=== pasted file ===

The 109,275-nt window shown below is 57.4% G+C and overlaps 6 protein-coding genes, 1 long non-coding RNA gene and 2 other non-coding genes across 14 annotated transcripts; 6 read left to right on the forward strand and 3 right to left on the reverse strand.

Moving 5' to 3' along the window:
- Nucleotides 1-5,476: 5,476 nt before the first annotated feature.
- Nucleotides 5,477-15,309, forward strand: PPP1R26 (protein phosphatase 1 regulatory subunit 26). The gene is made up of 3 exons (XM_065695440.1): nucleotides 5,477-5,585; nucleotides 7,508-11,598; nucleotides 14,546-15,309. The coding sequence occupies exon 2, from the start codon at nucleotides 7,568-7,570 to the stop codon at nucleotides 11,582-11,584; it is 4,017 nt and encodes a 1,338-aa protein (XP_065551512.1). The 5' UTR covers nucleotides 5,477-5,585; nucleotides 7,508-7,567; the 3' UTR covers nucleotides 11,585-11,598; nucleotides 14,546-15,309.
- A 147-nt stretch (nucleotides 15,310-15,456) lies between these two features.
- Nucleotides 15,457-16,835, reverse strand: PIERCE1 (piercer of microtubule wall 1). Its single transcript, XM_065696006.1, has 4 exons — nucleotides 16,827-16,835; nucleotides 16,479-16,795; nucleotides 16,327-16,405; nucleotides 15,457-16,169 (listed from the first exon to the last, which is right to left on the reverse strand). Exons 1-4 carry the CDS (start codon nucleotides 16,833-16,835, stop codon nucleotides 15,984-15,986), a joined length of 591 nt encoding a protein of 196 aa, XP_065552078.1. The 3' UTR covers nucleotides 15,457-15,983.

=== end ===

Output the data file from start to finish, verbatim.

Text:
The 109,275-nt window shown below is 57.4% G+C and overlaps 6 protein-coding genes, 1 long non-coding RNA gene and 2 other non-coding genes across 14 annotated transcripts; 6 read left to right on the forward strand and 3 right to left on the reverse strand.

Moving 5' to 3' along the window:
- Nucleotides 1-5,476: 5,476 nt before the first annotated feature.
- Nucleotides 5,477-15,309, forward strand: PPP1R26 (protein phosphatase 1 regulatory subunit 26). The gene is made up of 3 exons (XM_065695440.1): nucleotides 5,477-5,585; nucleotides 7,508-11,598; nucleotides 14,546-15,309. The coding sequence occupies exon 2, from the start codon at nucleotides 7,568-7,570 to the stop codon at nucleotides 11,582-11,584; it is 4,017 nt and encodes a 1,338-aa protein (XP_065551512.1). The 5' UTR covers nucleotides 5,477-5,585; nucleotides 7,508-7,567; the 3' UTR covers nucleotides 11,585-11,598; nucleotides 14,546-15,309.
- A 147-nt stretch (nucleotides 15,310-15,456) lies between these two features.
- Nucleotides 15,457-16,835, reverse strand: PIERCE1 (piercer of microtubule wall 1). Its single transcript, XM_065696006.1, has 4 exons — nucleotides 16,827-16,835; nucleotides 16,479-16,795; nucleotides 16,327-16,405; nucleotides 15,457-16,169 (listed from the first exon to the last, which is right to left on the reverse strand). Exons 1-4 carry the CDS (start codon nucleotides 16,833-16,835, stop codon nucleotides 15,984-15,986), a joined length of 591 nt encoding a protein of 196 aa, XP_065552078.1. The 3' UTR covers nucleotides 15,457-15,983.